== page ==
IT MAY be an understatement to call President Bush's plan to substantially reduce federal spending on the Medicare an exercise in futility.
According to recent reports, the president wants to cut the growth of Medicare spending by about $20 billion. Although this would amount to only a reduction in spending growth, it would require scaling a political mountain that's defeated all challengers in the past 20 years.
Medicare costs [rose] from $33 billion in 1980 to more than $100 billion by the end of the decade. But the cost-cutting measures enacted by Congress have been limited and disjointed, and often have been offset by expansions in Medicare benefits. Also, when Congress substantially expanded the Medicaid program for the poor, it included a mandate that Medicaid pay Medicare premiums for retirees with incomes up to 20 percent above the federal poverty level.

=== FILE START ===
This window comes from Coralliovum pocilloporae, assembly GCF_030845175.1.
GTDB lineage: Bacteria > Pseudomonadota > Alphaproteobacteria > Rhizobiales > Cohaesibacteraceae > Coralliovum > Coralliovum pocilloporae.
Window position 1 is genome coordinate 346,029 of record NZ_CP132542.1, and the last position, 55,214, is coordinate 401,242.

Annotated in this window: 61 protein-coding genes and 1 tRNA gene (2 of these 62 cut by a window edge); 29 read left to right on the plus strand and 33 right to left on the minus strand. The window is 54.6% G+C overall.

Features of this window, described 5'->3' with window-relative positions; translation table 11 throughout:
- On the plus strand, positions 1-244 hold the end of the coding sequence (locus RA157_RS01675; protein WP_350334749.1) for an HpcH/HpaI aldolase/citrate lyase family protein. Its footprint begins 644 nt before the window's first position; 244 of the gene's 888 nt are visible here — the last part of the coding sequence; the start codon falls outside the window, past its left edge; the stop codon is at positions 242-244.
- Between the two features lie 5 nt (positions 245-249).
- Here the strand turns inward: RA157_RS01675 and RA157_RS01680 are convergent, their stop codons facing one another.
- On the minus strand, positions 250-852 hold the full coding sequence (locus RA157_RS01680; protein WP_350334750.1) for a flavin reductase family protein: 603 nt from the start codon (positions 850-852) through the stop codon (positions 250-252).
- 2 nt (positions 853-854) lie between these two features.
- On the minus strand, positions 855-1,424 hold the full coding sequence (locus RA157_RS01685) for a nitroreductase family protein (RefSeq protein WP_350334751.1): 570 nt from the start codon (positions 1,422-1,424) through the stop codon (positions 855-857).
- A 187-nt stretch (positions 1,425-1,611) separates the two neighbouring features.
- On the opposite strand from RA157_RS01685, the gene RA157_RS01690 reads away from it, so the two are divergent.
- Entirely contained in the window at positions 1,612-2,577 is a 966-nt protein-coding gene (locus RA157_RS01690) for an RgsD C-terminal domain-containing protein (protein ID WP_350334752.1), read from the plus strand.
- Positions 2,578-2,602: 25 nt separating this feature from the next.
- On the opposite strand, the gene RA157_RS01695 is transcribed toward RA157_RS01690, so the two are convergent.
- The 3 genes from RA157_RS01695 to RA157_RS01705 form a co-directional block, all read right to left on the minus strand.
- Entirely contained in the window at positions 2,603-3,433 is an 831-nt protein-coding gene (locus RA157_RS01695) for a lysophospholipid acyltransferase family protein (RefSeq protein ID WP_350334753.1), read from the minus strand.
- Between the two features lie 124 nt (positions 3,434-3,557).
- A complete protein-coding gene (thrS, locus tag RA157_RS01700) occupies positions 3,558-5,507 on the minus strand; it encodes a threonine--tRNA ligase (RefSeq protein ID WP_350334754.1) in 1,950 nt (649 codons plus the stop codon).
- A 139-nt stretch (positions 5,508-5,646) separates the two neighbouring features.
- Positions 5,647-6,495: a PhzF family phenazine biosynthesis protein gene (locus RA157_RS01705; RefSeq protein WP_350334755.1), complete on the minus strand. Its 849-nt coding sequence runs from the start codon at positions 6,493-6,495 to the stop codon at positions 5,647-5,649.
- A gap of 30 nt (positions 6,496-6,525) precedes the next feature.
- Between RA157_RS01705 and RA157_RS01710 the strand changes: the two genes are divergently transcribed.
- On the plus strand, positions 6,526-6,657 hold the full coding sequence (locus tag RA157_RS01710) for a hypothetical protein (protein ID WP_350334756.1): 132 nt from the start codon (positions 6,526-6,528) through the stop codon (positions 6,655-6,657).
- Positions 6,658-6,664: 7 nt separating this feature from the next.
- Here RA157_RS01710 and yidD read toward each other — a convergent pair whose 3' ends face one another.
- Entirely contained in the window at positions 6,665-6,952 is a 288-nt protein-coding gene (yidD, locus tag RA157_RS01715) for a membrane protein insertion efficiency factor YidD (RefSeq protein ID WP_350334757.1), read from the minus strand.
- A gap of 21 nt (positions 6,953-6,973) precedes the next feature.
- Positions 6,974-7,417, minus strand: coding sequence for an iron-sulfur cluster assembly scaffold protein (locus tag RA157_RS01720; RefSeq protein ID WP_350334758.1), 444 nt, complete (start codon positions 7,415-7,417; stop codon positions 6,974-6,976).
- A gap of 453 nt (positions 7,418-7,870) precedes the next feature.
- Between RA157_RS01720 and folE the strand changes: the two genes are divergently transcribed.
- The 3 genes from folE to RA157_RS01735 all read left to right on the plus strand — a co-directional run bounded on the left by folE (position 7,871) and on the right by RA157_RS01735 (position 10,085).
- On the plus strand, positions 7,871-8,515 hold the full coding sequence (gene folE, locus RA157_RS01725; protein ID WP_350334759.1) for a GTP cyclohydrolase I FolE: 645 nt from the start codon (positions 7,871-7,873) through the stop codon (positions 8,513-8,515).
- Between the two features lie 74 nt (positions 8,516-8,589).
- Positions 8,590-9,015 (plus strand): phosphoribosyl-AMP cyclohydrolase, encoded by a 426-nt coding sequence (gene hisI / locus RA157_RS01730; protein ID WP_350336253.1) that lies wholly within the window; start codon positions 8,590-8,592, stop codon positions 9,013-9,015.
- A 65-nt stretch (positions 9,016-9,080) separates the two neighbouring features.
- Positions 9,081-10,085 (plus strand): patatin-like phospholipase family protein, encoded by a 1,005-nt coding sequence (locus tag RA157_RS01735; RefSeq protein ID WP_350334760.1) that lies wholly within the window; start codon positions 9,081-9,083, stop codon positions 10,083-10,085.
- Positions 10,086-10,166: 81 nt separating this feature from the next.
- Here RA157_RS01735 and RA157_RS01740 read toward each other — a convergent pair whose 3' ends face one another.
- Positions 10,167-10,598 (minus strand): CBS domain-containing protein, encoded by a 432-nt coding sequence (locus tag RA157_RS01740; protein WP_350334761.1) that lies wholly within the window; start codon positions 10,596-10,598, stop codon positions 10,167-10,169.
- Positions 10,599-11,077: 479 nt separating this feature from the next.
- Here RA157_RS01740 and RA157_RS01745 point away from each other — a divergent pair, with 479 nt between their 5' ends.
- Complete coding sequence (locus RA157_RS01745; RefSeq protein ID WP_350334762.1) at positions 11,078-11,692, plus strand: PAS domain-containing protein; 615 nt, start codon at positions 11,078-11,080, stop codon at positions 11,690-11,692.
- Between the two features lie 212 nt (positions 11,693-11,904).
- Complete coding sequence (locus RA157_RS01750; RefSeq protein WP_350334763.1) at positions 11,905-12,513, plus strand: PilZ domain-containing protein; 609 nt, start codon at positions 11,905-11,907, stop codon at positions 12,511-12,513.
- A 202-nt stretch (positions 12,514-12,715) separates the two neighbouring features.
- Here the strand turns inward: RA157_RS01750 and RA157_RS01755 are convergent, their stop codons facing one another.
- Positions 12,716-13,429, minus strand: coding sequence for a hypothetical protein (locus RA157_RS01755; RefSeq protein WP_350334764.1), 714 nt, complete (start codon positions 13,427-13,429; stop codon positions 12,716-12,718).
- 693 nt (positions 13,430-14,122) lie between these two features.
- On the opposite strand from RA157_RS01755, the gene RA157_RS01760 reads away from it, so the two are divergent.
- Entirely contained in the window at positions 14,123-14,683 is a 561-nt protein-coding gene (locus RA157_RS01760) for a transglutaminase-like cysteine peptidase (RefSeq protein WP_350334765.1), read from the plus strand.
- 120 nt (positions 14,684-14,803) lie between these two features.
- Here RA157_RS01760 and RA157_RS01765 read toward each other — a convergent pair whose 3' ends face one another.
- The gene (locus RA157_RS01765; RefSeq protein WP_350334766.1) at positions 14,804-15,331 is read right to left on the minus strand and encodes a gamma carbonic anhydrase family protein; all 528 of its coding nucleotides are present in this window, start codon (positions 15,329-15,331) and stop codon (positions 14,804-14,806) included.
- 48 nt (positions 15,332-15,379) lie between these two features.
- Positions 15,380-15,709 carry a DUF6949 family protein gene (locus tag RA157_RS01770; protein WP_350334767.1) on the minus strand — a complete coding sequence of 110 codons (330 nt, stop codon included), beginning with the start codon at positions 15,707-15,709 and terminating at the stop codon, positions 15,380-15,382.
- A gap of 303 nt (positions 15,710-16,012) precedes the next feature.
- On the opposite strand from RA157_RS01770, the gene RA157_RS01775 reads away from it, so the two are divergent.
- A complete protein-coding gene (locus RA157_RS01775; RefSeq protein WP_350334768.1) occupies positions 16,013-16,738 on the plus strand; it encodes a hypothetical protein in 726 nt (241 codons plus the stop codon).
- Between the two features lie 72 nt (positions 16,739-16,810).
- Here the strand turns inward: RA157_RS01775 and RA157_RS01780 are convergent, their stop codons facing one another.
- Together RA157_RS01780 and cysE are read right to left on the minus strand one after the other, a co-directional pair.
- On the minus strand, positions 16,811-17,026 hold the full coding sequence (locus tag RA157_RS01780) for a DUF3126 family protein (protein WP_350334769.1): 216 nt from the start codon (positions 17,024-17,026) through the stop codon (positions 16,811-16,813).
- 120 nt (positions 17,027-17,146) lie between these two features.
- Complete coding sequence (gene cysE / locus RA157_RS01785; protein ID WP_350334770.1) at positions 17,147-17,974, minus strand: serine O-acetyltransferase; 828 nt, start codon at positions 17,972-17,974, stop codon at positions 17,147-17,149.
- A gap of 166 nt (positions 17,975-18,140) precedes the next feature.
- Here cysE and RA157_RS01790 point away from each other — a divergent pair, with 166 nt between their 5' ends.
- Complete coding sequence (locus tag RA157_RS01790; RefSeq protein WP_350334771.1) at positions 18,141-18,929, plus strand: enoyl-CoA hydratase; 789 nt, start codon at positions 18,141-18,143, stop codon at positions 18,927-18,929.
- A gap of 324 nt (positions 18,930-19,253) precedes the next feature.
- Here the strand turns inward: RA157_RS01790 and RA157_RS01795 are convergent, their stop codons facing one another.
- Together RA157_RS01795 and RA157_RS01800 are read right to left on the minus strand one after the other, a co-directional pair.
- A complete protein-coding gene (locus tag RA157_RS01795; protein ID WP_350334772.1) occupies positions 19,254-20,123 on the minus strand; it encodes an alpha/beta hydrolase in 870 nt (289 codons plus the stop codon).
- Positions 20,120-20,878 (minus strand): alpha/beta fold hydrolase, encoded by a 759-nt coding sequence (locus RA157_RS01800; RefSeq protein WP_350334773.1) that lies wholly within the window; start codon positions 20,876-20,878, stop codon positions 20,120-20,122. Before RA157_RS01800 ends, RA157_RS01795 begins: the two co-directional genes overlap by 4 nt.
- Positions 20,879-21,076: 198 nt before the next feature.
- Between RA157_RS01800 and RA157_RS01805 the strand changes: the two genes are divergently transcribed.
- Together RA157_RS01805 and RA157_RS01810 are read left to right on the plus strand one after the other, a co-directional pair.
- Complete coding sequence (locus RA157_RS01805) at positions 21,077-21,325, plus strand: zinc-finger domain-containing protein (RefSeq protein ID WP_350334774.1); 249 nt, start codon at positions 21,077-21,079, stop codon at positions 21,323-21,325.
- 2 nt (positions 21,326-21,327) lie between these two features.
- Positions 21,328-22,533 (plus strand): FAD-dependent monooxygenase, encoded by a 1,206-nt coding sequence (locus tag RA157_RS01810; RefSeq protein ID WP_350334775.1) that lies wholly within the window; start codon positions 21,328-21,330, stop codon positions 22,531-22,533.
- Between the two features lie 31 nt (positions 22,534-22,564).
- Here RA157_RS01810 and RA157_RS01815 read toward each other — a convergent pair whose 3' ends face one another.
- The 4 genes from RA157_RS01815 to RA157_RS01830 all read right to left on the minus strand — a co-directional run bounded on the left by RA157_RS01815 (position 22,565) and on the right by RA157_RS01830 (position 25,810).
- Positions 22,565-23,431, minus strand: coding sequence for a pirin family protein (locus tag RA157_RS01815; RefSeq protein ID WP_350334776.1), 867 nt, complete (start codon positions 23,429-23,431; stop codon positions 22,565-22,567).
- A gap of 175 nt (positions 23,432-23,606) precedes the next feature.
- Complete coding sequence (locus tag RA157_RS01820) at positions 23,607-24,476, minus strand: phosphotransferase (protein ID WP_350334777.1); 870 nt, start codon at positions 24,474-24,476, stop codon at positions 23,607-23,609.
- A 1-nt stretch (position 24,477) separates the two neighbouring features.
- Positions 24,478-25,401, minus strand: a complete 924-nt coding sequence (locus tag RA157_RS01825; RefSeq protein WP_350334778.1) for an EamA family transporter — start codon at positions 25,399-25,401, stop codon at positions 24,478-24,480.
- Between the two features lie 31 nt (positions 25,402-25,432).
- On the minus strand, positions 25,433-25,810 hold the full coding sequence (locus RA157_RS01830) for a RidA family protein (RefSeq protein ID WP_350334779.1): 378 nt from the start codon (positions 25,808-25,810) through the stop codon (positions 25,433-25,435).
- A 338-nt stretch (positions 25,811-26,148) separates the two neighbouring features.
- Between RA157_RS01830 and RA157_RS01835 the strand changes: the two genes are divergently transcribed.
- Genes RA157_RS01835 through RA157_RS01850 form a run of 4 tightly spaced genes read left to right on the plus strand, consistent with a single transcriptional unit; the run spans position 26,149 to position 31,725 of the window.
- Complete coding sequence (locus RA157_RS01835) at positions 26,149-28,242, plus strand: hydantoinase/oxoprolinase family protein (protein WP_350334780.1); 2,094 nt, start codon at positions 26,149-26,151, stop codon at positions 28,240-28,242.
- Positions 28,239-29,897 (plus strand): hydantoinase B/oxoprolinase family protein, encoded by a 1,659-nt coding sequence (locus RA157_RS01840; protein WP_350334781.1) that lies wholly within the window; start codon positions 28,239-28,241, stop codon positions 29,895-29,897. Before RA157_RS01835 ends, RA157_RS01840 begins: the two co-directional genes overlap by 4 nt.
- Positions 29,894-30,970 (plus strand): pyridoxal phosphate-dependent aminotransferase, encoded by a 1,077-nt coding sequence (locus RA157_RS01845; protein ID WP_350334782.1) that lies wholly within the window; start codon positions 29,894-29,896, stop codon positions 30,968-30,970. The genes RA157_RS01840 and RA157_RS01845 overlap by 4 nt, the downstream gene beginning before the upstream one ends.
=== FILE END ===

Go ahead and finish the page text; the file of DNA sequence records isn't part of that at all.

Federal health care spending is driven by a powerful coalition of politically active retirees, well-heeled members of the health care industry and various social welfare advocacy groups. This coalition exerts great pressure on congressional representatives who tend to find fiscal indulgence more politically rewarding than fiscal restraint.